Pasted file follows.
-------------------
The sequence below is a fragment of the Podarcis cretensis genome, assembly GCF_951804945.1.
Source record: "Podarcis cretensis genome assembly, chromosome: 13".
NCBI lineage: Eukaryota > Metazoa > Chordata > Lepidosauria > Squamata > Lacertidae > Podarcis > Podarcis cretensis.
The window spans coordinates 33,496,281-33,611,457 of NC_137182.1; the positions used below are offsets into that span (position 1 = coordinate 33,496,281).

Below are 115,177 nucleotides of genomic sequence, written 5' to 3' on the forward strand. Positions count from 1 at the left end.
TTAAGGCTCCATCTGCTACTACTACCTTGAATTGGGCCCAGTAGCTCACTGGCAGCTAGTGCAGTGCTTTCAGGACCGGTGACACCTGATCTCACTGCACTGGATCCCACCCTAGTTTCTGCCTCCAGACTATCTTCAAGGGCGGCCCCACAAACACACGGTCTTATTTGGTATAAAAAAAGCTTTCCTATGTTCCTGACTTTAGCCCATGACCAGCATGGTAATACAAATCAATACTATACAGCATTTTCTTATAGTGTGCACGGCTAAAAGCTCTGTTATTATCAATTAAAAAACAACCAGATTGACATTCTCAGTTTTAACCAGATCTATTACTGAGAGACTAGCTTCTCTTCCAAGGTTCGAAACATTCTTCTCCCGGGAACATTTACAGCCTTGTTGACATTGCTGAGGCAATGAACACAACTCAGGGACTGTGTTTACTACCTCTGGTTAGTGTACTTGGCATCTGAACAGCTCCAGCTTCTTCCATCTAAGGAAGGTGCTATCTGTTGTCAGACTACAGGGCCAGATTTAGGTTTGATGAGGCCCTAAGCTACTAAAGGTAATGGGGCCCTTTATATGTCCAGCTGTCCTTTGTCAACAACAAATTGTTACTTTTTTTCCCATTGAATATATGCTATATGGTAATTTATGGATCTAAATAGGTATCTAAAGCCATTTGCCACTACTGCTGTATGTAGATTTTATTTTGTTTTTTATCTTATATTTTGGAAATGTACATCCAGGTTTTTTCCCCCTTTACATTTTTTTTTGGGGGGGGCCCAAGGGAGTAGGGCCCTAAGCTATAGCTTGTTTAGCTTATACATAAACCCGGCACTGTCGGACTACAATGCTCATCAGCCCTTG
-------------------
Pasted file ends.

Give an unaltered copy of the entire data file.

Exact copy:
The sequence below is a fragment of the Podarcis cretensis genome, assembly GCF_951804945.1.
Source record: "Podarcis cretensis genome assembly, chromosome: 13".
NCBI lineage: Eukaryota > Metazoa > Chordata > Lepidosauria > Squamata > Lacertidae > Podarcis > Podarcis cretensis.
The window spans coordinates 33,496,281-33,611,457 of NC_137182.1; the positions used below are offsets into that span (position 1 = coordinate 33,496,281).

Below are 115,177 nucleotides of genomic sequence, written 5' to 3' on the forward strand. Positions count from 1 at the left end.
TTAAGGCTCCATCTGCTACTACTACCTTGAATTGGGCCCAGTAGCTCACTGGCAGCTAGTGCAGTGCTTTCAGGACCGGTGACACCTGATCTCACTGCACTGGATCCCACCCTAGTTTCTGCCTCCAGACTATCTTCAAGGGCGGCCCCACAAACACACGGTCTTATTTGGTATAAAAAAAGCTTTCCTATGTTCCTGACTTTAGCCCATGACCAGCATGGTAATACAAATCAATACTATACAGCATTTTCTTATAGTGTGCACGGCTAAAAGCTCTGTTATTATCAATTAAAAAACAACCAGATTGACATTCTCAGTTTTAACCAGATCTATTACTGAGAGACTAGCTTCTCTTCCAAGGTTCGAAACATTCTTCTCCCGGGAACATTTACAGCCTTGTTGACATTGCTGAGGCAATGAACACAACTCAGGGACTGTGTTTACTACCTCTGGTTAGTGTACTTGGCATCTGAACAGCTCCAGCTTCTTCCATCTAAGGAAGGTGCTATCTGTTGTCAGACTACAGGGCCAGATTTAGGTTTGATGAGGCCCTAAGCTACTAAAGGTAATGGGGCCCTTTATATGTCCAGCTGTCCTTTGTCAACAACAAATTGTTACTTTTTTTCCCATTGAATATATGCTATATGGTAATTTATGGATCTAAATAGGTATCTAAAGCCATTTGCCACTACTGCTGTATGTAGATTTTATTTTGTTTTTTATCTTATATTTTGGAAATGTACATCCAGGTTTTTTCCCCCTTTACATTTTTTTTTGGGGGGGGCCCAAGGGAGTAGGGCCCTAAGCTATAGCTTGTTTAGCTTATACATAAACCCGGCACTGTCGGACTACAATGCTCATCAGCCCTTG